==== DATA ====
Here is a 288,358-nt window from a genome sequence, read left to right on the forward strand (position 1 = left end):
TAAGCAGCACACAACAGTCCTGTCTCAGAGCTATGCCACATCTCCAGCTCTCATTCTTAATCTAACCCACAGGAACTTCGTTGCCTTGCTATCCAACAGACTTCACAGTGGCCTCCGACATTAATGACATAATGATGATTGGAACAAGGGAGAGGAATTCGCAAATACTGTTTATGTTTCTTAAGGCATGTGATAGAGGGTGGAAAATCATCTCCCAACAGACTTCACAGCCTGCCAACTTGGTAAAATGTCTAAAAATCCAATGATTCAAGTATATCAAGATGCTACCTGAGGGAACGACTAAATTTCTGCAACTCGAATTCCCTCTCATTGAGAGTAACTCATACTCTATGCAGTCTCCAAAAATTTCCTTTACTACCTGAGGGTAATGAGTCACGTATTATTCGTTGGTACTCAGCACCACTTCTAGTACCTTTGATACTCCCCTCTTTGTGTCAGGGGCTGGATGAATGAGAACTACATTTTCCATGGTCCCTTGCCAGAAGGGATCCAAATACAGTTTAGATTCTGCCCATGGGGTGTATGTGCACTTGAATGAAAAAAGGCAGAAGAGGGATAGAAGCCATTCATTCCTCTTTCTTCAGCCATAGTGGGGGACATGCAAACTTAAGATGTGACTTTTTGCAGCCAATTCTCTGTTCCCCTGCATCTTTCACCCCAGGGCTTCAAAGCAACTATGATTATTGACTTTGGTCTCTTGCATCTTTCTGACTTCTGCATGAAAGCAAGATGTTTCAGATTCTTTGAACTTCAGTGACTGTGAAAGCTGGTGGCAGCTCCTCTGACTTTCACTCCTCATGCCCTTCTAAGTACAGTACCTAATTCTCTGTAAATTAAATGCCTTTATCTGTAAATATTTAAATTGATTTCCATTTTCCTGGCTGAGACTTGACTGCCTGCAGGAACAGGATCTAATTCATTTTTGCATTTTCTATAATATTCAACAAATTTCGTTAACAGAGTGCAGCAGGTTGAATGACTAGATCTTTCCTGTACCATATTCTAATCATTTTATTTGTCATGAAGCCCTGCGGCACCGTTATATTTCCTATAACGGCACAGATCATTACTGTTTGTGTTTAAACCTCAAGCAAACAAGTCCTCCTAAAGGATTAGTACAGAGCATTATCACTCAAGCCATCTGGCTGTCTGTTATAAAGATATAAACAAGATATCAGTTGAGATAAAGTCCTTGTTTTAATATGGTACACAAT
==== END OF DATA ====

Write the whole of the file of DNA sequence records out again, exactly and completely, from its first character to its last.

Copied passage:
Here is a 288,358-nt window from a genome sequence, read left to right on the forward strand (position 1 = left end):
TAAGCAGCACACAACAGTCCTGTCTCAGAGCTATGCCACATCTCCAGCTCTCATTCTTAATCTAACCCACAGGAACTTCGTTGCCTTGCTATCCAACAGACTTCACAGTGGCCTCCGACATTAATGACATAATGATGATTGGAACAAGGGAGAGGAATTCGCAAATACTGTTTATGTTTCTTAAGGCATGTGATAGAGGGTGGAAAATCATCTCCCAACAGACTTCACAGCCTGCCAACTTGGTAAAATGTCTAAAAATCCAATGATTCAAGTATATCAAGATGCTACCTGAGGGAACGACTAAATTTCTGCAACTCGAATTCCCTCTCATTGAGAGTAACTCATACTCTATGCAGTCTCCAAAAATTTCCTTTACTACCTGAGGGTAATGAGTCACGTATTATTCGTTGGTACTCAGCACCACTTCTAGTACCTTTGATACTCCCCTCTTTGTGTCAGGGGCTGGATGAATGAGAACTACATTTTCCATGGTCCCTTGCCAGAAGGGATCCAAATACAGTTTAGATTCTGCCCATGGGGTGTATGTGCACTTGAATGAAAAAAGGCAGAAGAGGGATAGAAGCCATTCATTCCTCTTTCTTCAGCCATAGTGGGGGACATGCAAACTTAAGATGTGACTTTTTGCAGCCAATTCTCTGTTCCCCTGCATCTTTCACCCCAGGGCTTCAAAGCAACTATGATTATTGACTTTGGTCTCTTGCATCTTTCTGACTTCTGCATGAAAGCAAGATGTTTCAGATTCTTTGAACTTCAGTGACTGTGAAAGCTGGTGGCAGCTCCTCTGACTTTCACTCCTCATGCCCTTCTAAGTACAGTACCTAATTCTCTGTAAATTAAATGCCTTTATCTGTAAATATTTAAATTGATTTCCATTTTCCTGGCTGAGACTTGACTGCCTGCAGGAACAGGATCTAATTCATTTTTGCATTTTCTATAATATTCAACAAATTTCGTTAACAGAGTGCAGCAGGTTGAATGACTAGATCTTTCCTGTACCATATTCTAATCATTTTATTTGTCATGAAGCCCTGCGGCACCGTTATATTTCCTATAACGGCACAGATCATTACTGTTTGTGTTTAAACCTCAAGCAAACAAGTCCTCCTAAAGGATTAGTACAGAGCATTATCACTCAAGCCATCTGGCTGTCTGTTATAAAGATATAAACAAGATATCAGTTGAGATAAAGTCCTTGTTTTAATATGGTACACAAT